You have networked like a ninja. You've tapped all connections available. (Or you go to a target school or something of that nature.) You've read through WSO, M&I, WSJ, DealBook, and all relevant literature. Through persistence, dedication, etc. you now have an interview. You know how the statements link together; you can walk through a "The Why Credit Suisse Question"with ease; you know multiple ways to value a company; you know the treasury rates as well as ; you know what the market is doing and have an opinion on where it is going. Hell, you have even been studying . There is no reason you should not be able to knock the interview out of the park right? Wrong! See
While technicals are of absolute importance (especially if you are a finance/ accounting major), the fit portion can actually be more difficult. Why? No matter what bb/mm/boutique you go to, a fact will be a fact. There is no mystical way to do a DCF. The bankers will be reading the same publications as you albeit they will have access to some more in depth information. However, culture can be a nebulous lightening cloud set to strike down your hard work at any moment.
It's been my experience with banks where they will tell you that fit is extremely important. Note: my experience comes from& MM interactions. I've had a friend that worked a lot with boutiques whose interviews were very heavily weighted towards technicals. But typically banks feel that they can and will train you so beyond a certain point of knowledge the real question is do they want to invest in you.
The first interview starts at the company dinner (if applicable). You'll get wined and dined. It is extremely important to be both relaxed and take mental notes. This dinner will give you a wonderful view into the culture of the bank. Don't be the idiot that brags about underage drinking to the bankers then proceeds to order an alcoholic drink after admitting that he/she is underage.
Don't be the attention whore that never lets other candidates get a chance to interact with people at the table. Don't be that awkward shy person that never says a sentence that has more than 3 words.
Don't be the person that asks a question then randomly excuses themselves (or doesn't excuse themselves) to go to the restroom or somewhere else in the middle of the response. Know etiquette. I heard of a guy last year that went to a target get dinged for sipping liquor through a stir straw. Know a few jokes. Know that this dinner is an interview for you and for the bank. But really just relax. No one wants to go out with an extremely awkward person much less work 100 hours with one.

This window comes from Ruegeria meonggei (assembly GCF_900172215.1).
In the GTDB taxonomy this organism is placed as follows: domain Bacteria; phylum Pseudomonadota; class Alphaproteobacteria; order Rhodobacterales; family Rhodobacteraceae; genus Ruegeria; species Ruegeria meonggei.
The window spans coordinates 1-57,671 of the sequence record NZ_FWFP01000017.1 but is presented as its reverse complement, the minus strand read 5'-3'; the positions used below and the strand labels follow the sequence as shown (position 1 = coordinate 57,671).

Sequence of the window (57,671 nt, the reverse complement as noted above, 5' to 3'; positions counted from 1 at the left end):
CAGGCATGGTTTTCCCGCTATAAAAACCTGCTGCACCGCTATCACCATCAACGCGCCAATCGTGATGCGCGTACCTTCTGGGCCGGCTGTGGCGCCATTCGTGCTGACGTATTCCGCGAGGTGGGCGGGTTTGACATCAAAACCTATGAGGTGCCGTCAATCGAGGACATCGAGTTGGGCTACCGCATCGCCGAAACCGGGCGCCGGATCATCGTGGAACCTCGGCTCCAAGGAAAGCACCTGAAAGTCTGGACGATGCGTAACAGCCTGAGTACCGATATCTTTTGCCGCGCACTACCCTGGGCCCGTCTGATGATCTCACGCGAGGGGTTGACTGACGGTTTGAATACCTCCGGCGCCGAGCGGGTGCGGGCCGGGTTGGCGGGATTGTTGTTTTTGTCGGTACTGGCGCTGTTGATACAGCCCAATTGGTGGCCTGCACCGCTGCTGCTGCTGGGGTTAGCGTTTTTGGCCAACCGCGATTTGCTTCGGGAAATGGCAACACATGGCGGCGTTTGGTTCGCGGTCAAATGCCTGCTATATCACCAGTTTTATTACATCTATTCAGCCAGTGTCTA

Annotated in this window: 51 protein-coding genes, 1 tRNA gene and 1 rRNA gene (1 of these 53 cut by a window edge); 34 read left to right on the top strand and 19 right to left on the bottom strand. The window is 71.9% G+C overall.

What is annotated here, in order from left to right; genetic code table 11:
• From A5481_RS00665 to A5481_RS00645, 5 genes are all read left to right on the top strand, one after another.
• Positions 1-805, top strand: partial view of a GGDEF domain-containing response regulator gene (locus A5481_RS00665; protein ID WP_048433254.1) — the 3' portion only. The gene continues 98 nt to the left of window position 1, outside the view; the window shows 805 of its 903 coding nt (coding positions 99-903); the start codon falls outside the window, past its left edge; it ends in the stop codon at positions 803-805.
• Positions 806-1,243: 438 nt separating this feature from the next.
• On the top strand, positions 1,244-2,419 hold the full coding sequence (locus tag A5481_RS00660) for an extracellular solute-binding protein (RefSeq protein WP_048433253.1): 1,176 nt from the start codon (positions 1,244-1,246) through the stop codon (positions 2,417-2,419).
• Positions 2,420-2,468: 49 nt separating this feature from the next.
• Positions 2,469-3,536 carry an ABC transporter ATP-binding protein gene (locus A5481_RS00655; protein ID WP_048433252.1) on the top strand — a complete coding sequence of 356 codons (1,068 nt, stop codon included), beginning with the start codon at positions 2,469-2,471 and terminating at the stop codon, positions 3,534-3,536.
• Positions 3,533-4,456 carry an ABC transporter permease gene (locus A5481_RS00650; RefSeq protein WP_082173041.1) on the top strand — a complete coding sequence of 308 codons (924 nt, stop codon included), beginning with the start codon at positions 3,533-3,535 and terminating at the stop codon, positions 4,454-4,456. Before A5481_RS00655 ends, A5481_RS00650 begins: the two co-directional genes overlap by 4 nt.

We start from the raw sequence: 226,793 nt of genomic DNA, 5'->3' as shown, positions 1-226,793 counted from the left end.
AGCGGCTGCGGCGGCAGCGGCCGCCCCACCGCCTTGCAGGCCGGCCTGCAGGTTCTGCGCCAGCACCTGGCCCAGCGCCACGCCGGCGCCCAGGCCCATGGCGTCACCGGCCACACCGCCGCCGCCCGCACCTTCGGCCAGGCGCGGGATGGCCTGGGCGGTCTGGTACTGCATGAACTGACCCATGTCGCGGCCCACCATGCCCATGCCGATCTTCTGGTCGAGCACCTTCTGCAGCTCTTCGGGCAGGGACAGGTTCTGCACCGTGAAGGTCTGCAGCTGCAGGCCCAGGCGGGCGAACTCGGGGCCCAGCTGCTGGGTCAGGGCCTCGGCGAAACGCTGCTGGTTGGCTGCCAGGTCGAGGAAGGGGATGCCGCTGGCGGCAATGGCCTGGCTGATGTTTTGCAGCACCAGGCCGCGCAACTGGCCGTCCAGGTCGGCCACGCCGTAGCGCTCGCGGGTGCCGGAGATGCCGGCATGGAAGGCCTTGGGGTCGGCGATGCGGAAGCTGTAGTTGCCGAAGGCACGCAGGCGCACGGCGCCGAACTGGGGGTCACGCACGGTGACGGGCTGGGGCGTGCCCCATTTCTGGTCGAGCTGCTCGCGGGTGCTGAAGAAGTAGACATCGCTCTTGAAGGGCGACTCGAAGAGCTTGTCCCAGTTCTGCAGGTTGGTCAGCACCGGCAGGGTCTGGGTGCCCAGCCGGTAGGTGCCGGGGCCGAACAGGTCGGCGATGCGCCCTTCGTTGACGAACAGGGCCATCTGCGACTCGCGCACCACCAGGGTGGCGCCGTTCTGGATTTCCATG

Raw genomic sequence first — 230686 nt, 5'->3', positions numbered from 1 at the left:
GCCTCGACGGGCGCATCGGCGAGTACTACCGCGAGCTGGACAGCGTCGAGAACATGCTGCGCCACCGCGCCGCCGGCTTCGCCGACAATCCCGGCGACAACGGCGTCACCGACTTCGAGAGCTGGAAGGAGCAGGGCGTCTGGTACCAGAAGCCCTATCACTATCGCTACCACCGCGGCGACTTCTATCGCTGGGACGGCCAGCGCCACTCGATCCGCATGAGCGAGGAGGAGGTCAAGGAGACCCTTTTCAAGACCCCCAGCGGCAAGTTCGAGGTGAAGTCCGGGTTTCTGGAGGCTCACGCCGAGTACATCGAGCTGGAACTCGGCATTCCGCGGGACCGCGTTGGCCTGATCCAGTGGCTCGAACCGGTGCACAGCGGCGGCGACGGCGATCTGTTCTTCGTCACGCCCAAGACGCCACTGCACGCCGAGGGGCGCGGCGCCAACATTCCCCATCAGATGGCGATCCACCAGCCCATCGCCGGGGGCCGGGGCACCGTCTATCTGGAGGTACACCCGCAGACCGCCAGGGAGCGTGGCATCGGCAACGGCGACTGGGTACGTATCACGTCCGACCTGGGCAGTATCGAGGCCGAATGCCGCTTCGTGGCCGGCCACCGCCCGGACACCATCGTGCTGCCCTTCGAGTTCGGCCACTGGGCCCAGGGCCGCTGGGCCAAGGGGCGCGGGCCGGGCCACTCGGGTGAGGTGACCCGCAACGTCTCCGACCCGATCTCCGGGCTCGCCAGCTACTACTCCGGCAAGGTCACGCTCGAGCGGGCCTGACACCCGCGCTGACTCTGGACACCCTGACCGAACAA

If you don't have a company dinner and you didn't get your interview through an information interview, try to conduct one or at least do some background research. It is good to be able to slightly adjust your responses. But have your story down!
Shouting VS Mumbling
This sets the tone of the interview. It signals everything from preparedness to confidence. Speaking clearly and confidently gives you the opportunity to direct the interview somewhat. I've seen people drool or get spittle at the mouth when speaking.
Eye Contact VS Staring
In the U.S. eye contact is of utmost importance. No one wants a fidgety person who can't keep their eyes on one thing. Likewise for staring, if you're trying to find the soul of a person through their eyes that could do you in too. Remember, in a competitive process, everything is fair game.
Concise VS Thorough
Too short responses sound a little like lies. You don't want someone to have to force information out of you. During an interview there are a decent amount questions they want to ask, if you spend the entire interview on one question because they need to keep asking questions to get what they want to hear. It will not work in your favor. The same can be said about the incredibly long responses that over tell. They want to ask more than one question.
Cocky VS Confident
Please don't walk in like you own the place, unless your dad is the president. In that case, you probably wouldn't be interviewing. Being confident is pretty much a requirement for working in high level finance. Being overly confident, rude, or asking inappropriate questions is bound to get you dinged.
Humble VS Unambitious
You have to strike a balance between not sounding like you are flawless and giving other people for credit for everything. You have to sell yourself HARD. However, you have to be aware of your weakness and know how to improve them. Also please never give a weakness that would significantly harm you in an actual analyst position. Ex: Saying you're bad with excel, or you need a lot of sleep.
This Bank VS That Bank
Before interviewing with a bank, know it. Know it like the back of your hand. Check out league tables. Research recent deals. Know the role you're interviewing for. Check WSO for threads like this //www.wallstreetoasis.com/forums/the-why-credit-suis.... Simply not knowing the bank could hurt you even if you nail everything else.
Who You Are VS Who They Want You To Be
Lastly, it is ultimately about being prepared and authentic. A warning sign during an interview (I have actually heard this) "You have a lot of great experience, but I just can't figure out who you really are." You should come across as someone that fits with what the bank is looking for. You should seem like you care about the firm not like someone who may jump ship for something better.
For some banks, an "incredible" fit may triumph over poor technicals. For some banks, very good fit paired with average technicals may land you a spot. In any case, if both are excellent, you WILL get something.
For those who are still looking for contact information for banks check out the database or this thread: //www.wallstreetoasis.com/forums/searching-for-a-sum....